Gophers are at home underground, but that doesn’t ring true on campus.
The Gopher Way is a refuge from the rain and cold familiar to University students. In harsh conditions, the tunnels and skyways are extremely valuable – but equally frustrating to physically disabled students.
Rachel Garaghty, a political science and French senior, is president of the Disabled Student Cultural Center. She said she uses the tunnels as often as possible to avoid getting her electric wheelchair wet.
About one-third of her classes are in Folwell Hall, she said, but the only way to enter the building from the tunnel is up a staircase, which is a dead end for her.
Other buildings also have this problem. Garaghty said she has trouble using the tunnels around the Northrop Parking Garage and Nolte Center because of accessibility issues.
Once, while returning from lunch, she said she found the entrance to the tunnel had been closed. She was left stranded in the dining area of Nolte Center for an hour, waiting for someone to help her because there was no elevator available.
“All of that could have been avoided if there had been an elevator,” Garaghty said.
Elevators can pose problems even when they are available.
Psychology senior Liz Barrie, who uses a wheelchair, said some of the elevators in the Gopher Way require a key and when button panels are too high sometimes they can be out of reach for people in wheelchairs.
Barrie said finding her way out of the Gopher tunnels is difficult when she has to look for an elevator. Sometimes she has to change levels or go outside to cross from building to building. That is problematic when the signs only point toward staircases, she said.
“Sometimes it feels like there are steps in every direction,” Barrie said.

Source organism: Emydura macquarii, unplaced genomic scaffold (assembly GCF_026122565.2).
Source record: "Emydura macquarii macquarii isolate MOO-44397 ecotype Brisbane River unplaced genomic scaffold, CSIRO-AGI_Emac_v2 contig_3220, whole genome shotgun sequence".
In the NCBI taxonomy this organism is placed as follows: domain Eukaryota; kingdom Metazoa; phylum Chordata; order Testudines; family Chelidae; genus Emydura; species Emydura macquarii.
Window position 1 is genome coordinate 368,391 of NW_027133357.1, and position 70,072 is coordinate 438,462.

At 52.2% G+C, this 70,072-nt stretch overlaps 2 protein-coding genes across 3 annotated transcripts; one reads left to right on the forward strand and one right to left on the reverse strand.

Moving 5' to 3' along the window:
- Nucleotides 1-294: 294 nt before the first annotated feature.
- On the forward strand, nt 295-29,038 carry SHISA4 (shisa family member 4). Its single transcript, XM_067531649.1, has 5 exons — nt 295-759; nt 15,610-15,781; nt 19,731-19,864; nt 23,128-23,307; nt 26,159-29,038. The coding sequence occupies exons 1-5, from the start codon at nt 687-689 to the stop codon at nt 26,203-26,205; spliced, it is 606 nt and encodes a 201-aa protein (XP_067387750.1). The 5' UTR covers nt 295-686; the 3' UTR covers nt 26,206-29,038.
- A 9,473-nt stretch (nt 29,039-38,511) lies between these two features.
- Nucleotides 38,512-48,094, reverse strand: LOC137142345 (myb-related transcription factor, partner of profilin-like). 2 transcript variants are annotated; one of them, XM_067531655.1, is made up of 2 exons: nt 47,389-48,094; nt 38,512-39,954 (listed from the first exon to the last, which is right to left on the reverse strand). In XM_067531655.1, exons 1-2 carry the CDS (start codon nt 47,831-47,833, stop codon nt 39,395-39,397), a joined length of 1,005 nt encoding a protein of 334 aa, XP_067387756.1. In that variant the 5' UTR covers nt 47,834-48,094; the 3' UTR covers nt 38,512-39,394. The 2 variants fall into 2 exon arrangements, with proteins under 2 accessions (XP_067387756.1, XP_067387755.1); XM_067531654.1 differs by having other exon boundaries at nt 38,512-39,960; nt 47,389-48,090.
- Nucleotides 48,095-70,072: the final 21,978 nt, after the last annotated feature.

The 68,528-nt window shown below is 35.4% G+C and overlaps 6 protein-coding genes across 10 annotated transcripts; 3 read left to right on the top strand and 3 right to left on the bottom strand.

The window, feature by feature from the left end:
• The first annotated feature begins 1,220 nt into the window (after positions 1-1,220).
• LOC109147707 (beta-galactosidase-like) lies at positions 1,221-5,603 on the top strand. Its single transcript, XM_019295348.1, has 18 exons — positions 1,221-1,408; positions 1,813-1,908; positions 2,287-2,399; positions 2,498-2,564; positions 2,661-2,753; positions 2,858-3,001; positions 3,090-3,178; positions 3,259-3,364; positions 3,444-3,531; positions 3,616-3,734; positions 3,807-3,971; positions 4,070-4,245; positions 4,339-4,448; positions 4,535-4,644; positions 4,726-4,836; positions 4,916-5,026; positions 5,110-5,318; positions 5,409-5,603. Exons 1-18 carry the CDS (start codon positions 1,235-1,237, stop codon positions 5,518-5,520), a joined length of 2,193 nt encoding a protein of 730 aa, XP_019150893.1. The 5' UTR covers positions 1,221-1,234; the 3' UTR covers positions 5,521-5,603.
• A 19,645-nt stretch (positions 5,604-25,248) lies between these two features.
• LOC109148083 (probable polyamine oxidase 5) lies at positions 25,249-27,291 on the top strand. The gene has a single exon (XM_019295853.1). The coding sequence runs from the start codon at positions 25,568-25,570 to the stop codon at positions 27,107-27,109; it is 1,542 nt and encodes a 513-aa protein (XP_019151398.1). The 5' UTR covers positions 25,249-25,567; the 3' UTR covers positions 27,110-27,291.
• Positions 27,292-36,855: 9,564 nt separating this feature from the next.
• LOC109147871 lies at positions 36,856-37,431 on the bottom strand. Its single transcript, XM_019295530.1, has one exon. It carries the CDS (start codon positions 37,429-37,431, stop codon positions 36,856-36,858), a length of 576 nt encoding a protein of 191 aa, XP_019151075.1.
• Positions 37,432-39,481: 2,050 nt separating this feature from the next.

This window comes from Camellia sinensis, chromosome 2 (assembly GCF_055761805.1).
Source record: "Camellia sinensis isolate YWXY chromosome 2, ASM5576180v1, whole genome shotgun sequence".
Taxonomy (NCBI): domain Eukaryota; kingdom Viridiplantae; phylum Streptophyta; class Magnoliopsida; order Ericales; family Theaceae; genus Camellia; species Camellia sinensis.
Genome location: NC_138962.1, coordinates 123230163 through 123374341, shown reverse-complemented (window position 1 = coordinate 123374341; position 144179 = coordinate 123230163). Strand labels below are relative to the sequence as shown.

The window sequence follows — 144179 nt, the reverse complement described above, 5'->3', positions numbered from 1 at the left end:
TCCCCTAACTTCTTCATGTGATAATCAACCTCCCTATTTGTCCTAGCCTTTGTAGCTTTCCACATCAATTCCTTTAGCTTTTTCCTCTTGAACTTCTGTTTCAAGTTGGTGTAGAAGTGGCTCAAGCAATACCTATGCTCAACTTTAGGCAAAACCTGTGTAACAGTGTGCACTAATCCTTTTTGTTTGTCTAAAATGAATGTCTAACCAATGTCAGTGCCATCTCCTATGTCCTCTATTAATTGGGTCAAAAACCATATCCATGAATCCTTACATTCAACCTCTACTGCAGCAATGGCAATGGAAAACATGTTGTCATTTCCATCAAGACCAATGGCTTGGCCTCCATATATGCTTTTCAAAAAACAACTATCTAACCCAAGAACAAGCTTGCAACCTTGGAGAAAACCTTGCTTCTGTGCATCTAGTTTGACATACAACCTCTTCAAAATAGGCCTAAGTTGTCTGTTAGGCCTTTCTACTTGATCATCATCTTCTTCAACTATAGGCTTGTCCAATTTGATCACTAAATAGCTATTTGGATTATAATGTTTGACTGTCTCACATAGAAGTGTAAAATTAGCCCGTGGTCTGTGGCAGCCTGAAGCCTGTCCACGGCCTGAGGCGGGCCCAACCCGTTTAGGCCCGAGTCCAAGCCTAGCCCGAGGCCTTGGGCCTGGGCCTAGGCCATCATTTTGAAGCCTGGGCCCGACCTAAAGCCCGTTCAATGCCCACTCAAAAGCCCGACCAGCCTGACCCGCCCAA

Heavy doors also hinder handicap accessibility in the Gopher Way. Doors that don’t open automatically require Barrie and Garaghty to wait for someone to assist them.
Mary Sienko, marketing manager for Parking and Transportation, said the department has taken a look at some of the accessibility issues in the Gopher Way.
She said the University has worked to improve conditions.
The University would like to make more improvements, specifically with the doors, but they are expensive, Sienko said.
An upgrade frequently made is improving signage around the Gopher Way, which is evaluated every two years, she said.
Garaghty and Barrie both said they would like to see improvements in the Gopher Way, but are satisfied with its current state and thought it was unrealistic to expect dramatic changes.
Barrie said she doesn’t expect the entire University to be handicap accessible.
“It’s excellent on the West Bank. On the East Bank it works; it isn’t perfect, but at least it’s there,” Garaghty said.
More accessible tunnels see busier traffic than others, Sienko said. She said she sees more people using the Gopher Way around Coffman Union than other areas and expects their use to rise this winter.
The Gopher Way system was established in 2000, but many of the tunnels were created as each building was constructed, Sienko said. It now includes six miles of walkways.
The connections might have originally been made for maintenance, personal or other uses, which is why the paths between buildings can be complicated or take a roundabout path.
Sienko said existing buildings might not be easy to navigate but new buildings will accommodate the system and Parking and Transportation is trying to improve it.